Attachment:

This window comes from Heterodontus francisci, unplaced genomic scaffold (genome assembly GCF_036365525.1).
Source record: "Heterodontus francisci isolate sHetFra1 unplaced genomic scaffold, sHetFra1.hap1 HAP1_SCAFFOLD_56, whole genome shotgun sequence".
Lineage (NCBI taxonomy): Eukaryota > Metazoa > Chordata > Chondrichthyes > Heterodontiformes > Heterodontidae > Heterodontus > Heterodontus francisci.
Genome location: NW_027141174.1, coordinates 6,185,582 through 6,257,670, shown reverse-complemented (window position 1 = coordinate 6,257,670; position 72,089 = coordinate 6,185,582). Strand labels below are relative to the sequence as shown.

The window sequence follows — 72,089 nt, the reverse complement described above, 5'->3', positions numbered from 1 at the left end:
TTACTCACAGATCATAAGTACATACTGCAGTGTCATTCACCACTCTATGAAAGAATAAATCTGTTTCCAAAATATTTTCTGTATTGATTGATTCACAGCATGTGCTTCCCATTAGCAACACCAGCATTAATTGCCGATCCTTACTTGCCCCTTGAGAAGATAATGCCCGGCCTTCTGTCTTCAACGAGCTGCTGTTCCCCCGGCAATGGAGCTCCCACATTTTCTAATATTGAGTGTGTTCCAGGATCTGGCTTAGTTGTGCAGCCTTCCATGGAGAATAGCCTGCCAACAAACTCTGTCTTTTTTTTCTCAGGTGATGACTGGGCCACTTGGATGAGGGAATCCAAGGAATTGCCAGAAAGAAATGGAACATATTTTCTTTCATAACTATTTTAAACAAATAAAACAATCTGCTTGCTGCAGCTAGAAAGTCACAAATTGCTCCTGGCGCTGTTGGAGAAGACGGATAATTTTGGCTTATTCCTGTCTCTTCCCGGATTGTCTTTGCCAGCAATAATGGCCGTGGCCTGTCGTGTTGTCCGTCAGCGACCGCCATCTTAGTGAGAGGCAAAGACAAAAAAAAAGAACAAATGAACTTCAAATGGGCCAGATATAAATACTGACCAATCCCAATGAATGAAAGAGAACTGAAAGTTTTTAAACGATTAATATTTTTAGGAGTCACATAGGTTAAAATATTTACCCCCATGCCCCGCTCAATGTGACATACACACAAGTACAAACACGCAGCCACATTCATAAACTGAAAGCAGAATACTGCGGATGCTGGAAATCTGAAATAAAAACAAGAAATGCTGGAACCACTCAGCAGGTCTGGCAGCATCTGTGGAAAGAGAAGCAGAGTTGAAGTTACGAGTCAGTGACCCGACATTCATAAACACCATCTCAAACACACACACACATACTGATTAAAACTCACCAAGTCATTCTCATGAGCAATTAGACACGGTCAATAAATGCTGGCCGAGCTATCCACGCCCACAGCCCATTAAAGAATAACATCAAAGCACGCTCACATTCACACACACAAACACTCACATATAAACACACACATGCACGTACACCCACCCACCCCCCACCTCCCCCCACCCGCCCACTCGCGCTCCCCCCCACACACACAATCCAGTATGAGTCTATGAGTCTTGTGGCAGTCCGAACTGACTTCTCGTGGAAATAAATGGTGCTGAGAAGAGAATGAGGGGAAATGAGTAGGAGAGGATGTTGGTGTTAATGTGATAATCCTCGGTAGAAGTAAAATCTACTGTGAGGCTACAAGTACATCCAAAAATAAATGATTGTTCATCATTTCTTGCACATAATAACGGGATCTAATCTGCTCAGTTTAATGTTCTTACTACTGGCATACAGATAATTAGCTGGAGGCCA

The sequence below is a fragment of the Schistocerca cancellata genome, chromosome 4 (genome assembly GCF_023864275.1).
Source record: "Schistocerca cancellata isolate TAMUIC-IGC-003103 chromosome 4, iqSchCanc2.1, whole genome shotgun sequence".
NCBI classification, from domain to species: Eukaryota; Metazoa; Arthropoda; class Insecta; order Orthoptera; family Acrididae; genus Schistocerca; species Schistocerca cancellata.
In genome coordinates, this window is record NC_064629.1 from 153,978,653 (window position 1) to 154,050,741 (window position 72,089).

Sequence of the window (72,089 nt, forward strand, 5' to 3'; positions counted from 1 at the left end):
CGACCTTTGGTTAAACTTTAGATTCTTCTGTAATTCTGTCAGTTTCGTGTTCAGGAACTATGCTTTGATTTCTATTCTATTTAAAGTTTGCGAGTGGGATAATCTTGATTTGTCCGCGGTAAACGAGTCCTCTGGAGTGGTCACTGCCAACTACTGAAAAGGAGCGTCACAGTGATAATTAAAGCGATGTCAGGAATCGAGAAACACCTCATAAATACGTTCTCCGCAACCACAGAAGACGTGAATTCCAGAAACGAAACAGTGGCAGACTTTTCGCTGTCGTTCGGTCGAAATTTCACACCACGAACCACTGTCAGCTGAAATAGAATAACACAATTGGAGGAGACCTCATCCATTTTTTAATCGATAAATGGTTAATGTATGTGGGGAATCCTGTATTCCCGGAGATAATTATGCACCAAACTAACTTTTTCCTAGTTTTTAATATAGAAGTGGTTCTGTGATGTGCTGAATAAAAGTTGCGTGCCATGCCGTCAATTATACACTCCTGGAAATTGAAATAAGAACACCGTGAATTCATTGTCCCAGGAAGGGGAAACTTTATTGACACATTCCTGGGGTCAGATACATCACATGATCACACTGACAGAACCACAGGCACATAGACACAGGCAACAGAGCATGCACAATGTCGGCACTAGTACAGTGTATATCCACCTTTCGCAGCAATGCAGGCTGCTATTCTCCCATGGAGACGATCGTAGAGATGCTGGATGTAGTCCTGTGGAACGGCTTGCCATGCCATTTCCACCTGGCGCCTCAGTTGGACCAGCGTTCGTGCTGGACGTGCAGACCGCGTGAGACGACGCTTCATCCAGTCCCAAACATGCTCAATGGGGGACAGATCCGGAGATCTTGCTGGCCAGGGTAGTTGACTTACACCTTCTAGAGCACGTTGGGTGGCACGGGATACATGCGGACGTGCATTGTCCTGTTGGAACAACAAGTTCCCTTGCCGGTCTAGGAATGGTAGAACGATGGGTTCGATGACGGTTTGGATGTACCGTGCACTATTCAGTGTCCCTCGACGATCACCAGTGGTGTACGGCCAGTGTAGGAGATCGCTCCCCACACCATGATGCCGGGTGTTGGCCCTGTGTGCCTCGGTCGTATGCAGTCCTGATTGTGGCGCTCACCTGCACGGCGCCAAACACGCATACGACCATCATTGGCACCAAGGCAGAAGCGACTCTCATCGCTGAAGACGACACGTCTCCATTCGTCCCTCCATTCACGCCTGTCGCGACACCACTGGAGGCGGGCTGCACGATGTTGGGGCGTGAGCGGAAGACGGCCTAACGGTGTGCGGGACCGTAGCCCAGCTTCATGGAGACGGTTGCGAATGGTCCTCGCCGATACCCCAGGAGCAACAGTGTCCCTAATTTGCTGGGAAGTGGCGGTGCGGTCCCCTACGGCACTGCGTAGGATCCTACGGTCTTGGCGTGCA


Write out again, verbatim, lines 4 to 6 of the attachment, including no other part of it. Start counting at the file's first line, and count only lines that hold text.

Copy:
Genome location: NW_027141174.1, coordinates 6,185,582 through 6,257,670, shown reverse-complemented (window position 1 = coordinate 6,257,670; position 72,089 = coordinate 6,185,582). Strand labels below are relative to the sequence as shown.

The window sequence follows — 72,089 nt, the reverse complement described above, 5'->3', positions numbered from 1 at the left end:
TTACTCACAGATCATAAGTACATACTGCAGTGTCATTCACCACTCTATGAAAGAATAAATCTGTTTCCAAAATATTTTCTGTATTGATTGATTCACAGCATGTGCTTCCCATTAGCAACACCAGCATTAATTGCCGATCCTTACTTGCCCCTTGAGAAGATAATGCCCGGCCTTCTGTCTTCAACGAGCTGCTGTTCCCCCGGCAATGGAGCTCCCACATTTTCTAATATTGAGTGTGTTCCAGGATCTGGCTTAGTTGTGCAGCCTTCCATGGAGAATAGCCTGCCAACAAACTCTGTCTTTTTTTTCTCAGGTGATGACTGGGCCACTTGGATGAGGGAATCCAAGGAATTGCCAGAAAGAAATGGAACATATTTTCTTTCATAACTATTTTAAACAAATAAAACAATCTGCTTGCTGCAGCTAGAAAGTCACAAATTGCTCCTGGCGCTGTTGGAGAAGACGGATAATTTTGGCTTATTCCTGTCTCTTCCCGGATTGTCTTTGCCAGCAATAATGGCCGTGGCCTGTCGTGTTGTCCGTCAGCGACCGCCATCTTAGTGAGAGGCAAAGACAAAAAAAAAGAACAAATGAACTTCAAATGGGCCAGATATAAATACTGACCAATCCCAATGAATGAAAGAGAACTGAAAGTTTTTAAACGATTAATATTTTTAGGAGTCACATAGGTTAAAATATTTACCCCCATGCCCCGCTCAATGTGACATACACACAAGTACAAACACGCAGCCACATTCATAAACTGAAAGCAGAATACTGCGGATGCTGGAAATCTGAAATAAAAACAAGAAATGCTGGAACCACTCAGCAGGTCTGGCAGCATCTGTGGAAAGAGAAGCAGAGTTGAAGTTACGAGTCAGTGACCCGACATTCATAAACACCATCTCAAACACACACACACATACTGATTAAAACTCACCAAGTCATTCTCATGAGCAATTAGACACGGTCAATAAATGCTGGCCGAGCTATCCACGCCCACAGCCCATTAAAGAATAACATCAAAGCACGCTCACATTCACACACACAAACACTCACATATAAACACACACATGCACGTACACCCACCCACCCCCCACCTCCCCCCACCCGCCCACTCGCGCTCCCCCCCACACACACAATCCAGTATGAGTCTATGAGTCTTGTGGCAGTCCGAACTGACTTCTCGTGGAAATAAATGGTGCTGAGAAGAGAATGAGGGGAAATGAGTAGGAGAGGATGTTGGTGTTAATGTGATAATCCTCGGTAGAAGTAAAATCTACTGTGAGGCTACAAGTACATCCAAAAATAAATGATTGTTCATCATTTCTTGCACATAATAACGGGATCTAATCTGCTCAGTTTAATGTTCTTACTACTGGCATACAGATAATTAGCTGGAGGCCA